Visit Loophead Lighthouse

Situated at the tip of the Loophead Peninsula where the Shannon River meets the Atlantic Ocean this iconic lighthouse tower is now open to the public. For a small fee the visitor can take a guided tour up the tower and can go out onto the balcony at the very top. From this balcony one can see as far south as the Blasket Islands in Kerry and as for north as the Twelve Bens in Galway – a remarkable and unforgettable vista.

Outside the perimeter wall of the lighthouse compound is a spectacular walk around the Loophead headland where you can see the remains of the wartime lookout point and the EIRE sign as well as Diarmuid and Grainne’s Leap. You may see some of the dolphins that inhabit the mouth of the River Shannon or you may be lucky and see some passing whales. This area is a Natura 2000 designated area by the EU as a Special Protection Area (SPA) for the unique birdlife. The rocks in the area attract geologists from all over the world to study the unique formation.

Loophead Lighthouse

 

HISTORY

The original cottage lighthouse was built here about 1670. The lightkeeper lived in the cottage with his family and an internal stone stairway led up to a flat stone roof where a signal light was kept burning. Part of this original building is still used and is situated beside the present tower. This ‘new’ tower was built in 1854. At that time the light was ‘fixed’ but in 1869 the present ‘intermittent’ light came into operation.

In 1871 the oil driven rotation machine for the beam was converted to electricity. In 1991 the lighthouse was automated and the days of the lighthouse keeper were over.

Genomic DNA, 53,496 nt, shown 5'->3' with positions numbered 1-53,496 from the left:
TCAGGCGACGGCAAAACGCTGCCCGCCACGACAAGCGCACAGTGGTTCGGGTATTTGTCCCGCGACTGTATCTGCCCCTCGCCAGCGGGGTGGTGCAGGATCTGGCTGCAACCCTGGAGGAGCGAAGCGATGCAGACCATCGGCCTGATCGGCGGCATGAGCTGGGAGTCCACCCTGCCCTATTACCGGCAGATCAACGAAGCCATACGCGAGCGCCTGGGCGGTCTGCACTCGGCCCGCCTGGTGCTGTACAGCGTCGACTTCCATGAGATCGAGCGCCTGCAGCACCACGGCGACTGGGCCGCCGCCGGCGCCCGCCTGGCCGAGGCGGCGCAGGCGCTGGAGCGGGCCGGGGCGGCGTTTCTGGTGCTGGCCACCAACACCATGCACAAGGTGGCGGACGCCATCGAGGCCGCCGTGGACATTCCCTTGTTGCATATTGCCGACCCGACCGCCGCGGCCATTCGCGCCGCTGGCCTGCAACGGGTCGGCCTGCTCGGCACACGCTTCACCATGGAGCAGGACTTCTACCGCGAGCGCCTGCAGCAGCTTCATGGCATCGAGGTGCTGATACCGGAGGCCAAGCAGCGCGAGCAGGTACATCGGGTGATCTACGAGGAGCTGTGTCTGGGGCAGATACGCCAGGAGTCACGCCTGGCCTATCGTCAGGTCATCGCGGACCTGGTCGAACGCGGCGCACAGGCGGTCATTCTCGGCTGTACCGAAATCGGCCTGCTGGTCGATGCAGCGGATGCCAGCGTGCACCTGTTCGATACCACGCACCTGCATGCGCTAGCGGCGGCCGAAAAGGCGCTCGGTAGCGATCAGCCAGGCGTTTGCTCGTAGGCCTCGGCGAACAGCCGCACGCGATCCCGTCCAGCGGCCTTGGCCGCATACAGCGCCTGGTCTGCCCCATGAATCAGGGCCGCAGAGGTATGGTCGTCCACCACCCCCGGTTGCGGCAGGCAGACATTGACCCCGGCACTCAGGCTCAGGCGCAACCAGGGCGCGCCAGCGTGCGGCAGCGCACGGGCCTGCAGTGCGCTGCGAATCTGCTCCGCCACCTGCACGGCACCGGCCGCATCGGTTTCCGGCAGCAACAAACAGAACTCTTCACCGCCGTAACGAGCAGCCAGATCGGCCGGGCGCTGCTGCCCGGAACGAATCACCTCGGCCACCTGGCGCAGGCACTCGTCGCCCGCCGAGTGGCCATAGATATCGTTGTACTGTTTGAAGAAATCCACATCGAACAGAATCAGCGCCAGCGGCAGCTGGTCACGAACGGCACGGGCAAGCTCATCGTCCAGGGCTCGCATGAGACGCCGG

Loophead Lighthouse

 

TODAY

The present day lighthouse still acts as an aid to navigation for which it was built centuries ago. The lightkeeper’s house is in the care of Landmark Trust and is rented to tourists. The Commissioners of Irish Lights, who own all the lighthouses in Ireland employ an attendant to caretake the property in their behalf and he lives in one of the assistant lightkeeper’s houses. The other assistant lightkeepers house is converted into a reception for visitors. A small building in the compound houses the DGPS transmitting service.

OPENING TIMES

Loophead Lighthouse will be open to the public from Saturday May 19th 2012 to early September during the hours of 10.00am – 5:30pm daily. Visitors have the opportunity to be guided to the top of the lighthouse and take in the magnificant views from the balcony. An informative, interactive exhibition also provides a history of the Lighthouse and allows the visitor to learn how the operation of this Lighthouse has progressed through the years. Admission: €5 per person with under 12’s free. Toilet facilities and light refreshments available on site.

Loophead Lighthouse

 

Loophead Lighthouse

FACTS & FIGURES

Tower height: 23 metres
Light range: 23 nautical miles
Latitude: 52°33.672′ North
Longitude: 009°55.938′ West
Daymark: All white tower with red balcony

Loophead Lighthouse

For refreshments and food there are a number of bars and restaurants in the area

  • Keatings Bar, Kilbaha village
  • Lighthouse Inn, Kilbaha village
  • Long Dock, Carrigaholt
  • Kilkee has many restaurants, bars, cafes and delis

 

Original content: http://www.loophead.ie/loophead-lighthouse.html

Images Courtesy of: Carsten Krieger  http://www.carstenkrieger.com/

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